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A ‘transformative’ literary mind

Maxine Hong Kingston speaks at inaugural Encountering the Humanities lecture series
October 21st, 2011

In explaining her deci­sion to write her recently com­pleted 230-​​page memoir, “I Love a Broad Margin to My Life,” in free verse, Maxine Hong Kingston said, “I returned to my way of writing as a child.”

Speaking before more than 50 fac­ulty and stu­dents in the Cabral Center last Thursday for the inau­gural address in the Encoun­tering the Human­i­ties lec­ture series, the acclaimed author added, “I was born speaking poems and with talk sto­ries.“

Kingston spent the majority of the evening reading pas­sages from “Broad Margin” and “The Woman War­rior: Mem­oirs of a Girl­hood Among Ghosts,” which won the National Book Critics Circle Award in 1976.

“Broad Margin” was filled with post-​​it notes anno­tating changes that Kingston intends to make to the memoir’s paper­back edi­tion. “Don’t worry,” she joked. “I’m not going to read to you from all these notes.”

The North­eastern Uni­ver­sity Human­i­ties Center spon­sored the event. Georges Van Den Abbeele, dean of the Col­lege of Social Sci­ences and Human­i­ties, praised Kingston’s body of work. “She is the author of an entire series of trans­for­ma­tive books and has won almost every lit­erary award that I can think of,” he said.

Kingston, who turns 71 on Thursday, was born in Stockton, Calif., to first-​​generation Chi­nese immi­grants. Her mother, who lived to be 100, is a pop­ular figure in her writing.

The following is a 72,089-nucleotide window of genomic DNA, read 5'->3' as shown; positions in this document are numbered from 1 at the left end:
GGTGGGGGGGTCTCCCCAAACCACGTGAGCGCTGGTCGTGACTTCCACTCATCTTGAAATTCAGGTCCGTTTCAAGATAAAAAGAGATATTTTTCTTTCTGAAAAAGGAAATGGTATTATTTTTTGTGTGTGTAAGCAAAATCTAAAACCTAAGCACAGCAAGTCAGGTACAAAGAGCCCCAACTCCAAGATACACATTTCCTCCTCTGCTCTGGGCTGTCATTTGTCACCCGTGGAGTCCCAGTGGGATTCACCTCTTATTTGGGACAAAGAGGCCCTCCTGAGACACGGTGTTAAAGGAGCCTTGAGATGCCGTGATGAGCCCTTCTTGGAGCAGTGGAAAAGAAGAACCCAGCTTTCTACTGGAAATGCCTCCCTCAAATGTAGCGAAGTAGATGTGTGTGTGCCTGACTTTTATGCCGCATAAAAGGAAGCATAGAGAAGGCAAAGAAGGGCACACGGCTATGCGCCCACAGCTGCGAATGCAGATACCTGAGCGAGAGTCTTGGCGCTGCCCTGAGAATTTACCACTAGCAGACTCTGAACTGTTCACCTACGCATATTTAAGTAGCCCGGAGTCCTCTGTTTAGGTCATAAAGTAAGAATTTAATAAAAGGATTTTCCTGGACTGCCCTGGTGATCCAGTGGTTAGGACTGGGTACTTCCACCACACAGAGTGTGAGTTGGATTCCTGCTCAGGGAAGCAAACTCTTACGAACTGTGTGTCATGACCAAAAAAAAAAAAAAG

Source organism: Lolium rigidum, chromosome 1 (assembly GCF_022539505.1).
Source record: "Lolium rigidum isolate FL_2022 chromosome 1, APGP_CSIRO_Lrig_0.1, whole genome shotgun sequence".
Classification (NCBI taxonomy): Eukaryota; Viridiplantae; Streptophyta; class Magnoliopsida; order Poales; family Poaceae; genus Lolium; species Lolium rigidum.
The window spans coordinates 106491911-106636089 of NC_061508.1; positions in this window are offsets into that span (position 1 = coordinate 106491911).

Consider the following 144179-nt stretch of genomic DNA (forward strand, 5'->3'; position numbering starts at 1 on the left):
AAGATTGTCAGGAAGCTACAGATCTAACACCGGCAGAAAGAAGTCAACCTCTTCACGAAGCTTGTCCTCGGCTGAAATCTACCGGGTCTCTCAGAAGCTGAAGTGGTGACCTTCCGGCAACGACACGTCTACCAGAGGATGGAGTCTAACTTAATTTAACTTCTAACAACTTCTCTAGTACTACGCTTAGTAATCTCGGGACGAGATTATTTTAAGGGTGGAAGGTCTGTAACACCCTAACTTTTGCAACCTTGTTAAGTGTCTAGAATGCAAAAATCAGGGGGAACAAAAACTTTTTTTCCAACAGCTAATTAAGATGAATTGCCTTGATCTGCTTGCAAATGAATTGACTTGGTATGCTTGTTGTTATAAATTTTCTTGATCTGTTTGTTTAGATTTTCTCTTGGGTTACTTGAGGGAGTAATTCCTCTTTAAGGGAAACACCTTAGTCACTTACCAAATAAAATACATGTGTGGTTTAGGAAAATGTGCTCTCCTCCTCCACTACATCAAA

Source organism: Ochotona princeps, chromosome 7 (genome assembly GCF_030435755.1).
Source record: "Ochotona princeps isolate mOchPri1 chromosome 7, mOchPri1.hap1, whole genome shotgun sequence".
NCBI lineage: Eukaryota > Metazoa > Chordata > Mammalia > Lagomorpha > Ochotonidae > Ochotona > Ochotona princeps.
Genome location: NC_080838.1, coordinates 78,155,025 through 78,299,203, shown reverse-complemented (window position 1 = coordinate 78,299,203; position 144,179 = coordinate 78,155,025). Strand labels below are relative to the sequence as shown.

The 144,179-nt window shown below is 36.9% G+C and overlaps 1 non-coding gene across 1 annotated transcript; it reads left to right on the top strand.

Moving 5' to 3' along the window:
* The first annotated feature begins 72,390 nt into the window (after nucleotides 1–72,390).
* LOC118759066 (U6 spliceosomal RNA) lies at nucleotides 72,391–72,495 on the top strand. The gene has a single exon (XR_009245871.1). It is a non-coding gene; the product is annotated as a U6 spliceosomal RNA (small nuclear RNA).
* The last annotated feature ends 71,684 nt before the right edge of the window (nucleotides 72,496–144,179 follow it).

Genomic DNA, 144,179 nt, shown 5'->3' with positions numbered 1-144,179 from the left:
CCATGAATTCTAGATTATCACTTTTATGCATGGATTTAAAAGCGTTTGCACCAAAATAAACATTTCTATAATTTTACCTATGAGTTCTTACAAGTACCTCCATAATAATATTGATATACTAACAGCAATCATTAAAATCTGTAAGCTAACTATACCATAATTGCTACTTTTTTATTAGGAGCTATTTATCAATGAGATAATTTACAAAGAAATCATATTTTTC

The author gave the audi­ence a window into her mother’s longevity: As she put it, “She ped­aled a bike and hammer-​​curled pink bar­bells.”

Kingston won’t hes­i­tate to pon­tif­i­cate on the mundane—or the mon­u­mental.  “I am given to writing what­ever hap­pens that day,” she said. “It could be a small event or a large event, but both are impor­tant.”

Kingston owes her writing style to her favorite authors, including Walt Whitman, Vir­ginia Wolf and Norman Mailer, of whom she remarked, “He is really tough, but he gets very lyrical.”

Her writing is sprin­kled with philo­soph­ical insight. Our actions, Kingston noted in “Broad Margin,” have unfore­seen con­se­quences that may play out 1,000 years down the road.

“An act of love I do this morning,” she told to the audi­ence, “saves a life on a future bat­tle­field.”

Kingston’s tales of living as a Chi­nese Amer­ican in the United States, which she chron­i­cled in the 1981 National Book Award-​​winning novel “China Men,” are often viewed as deeply per­sonal accounts.

But the author doesn’t nec­es­sarily feel the same way. “If I can write deep down about myself,” Kingston explained, “then that is every­body else.”

by Jason Kornwitz


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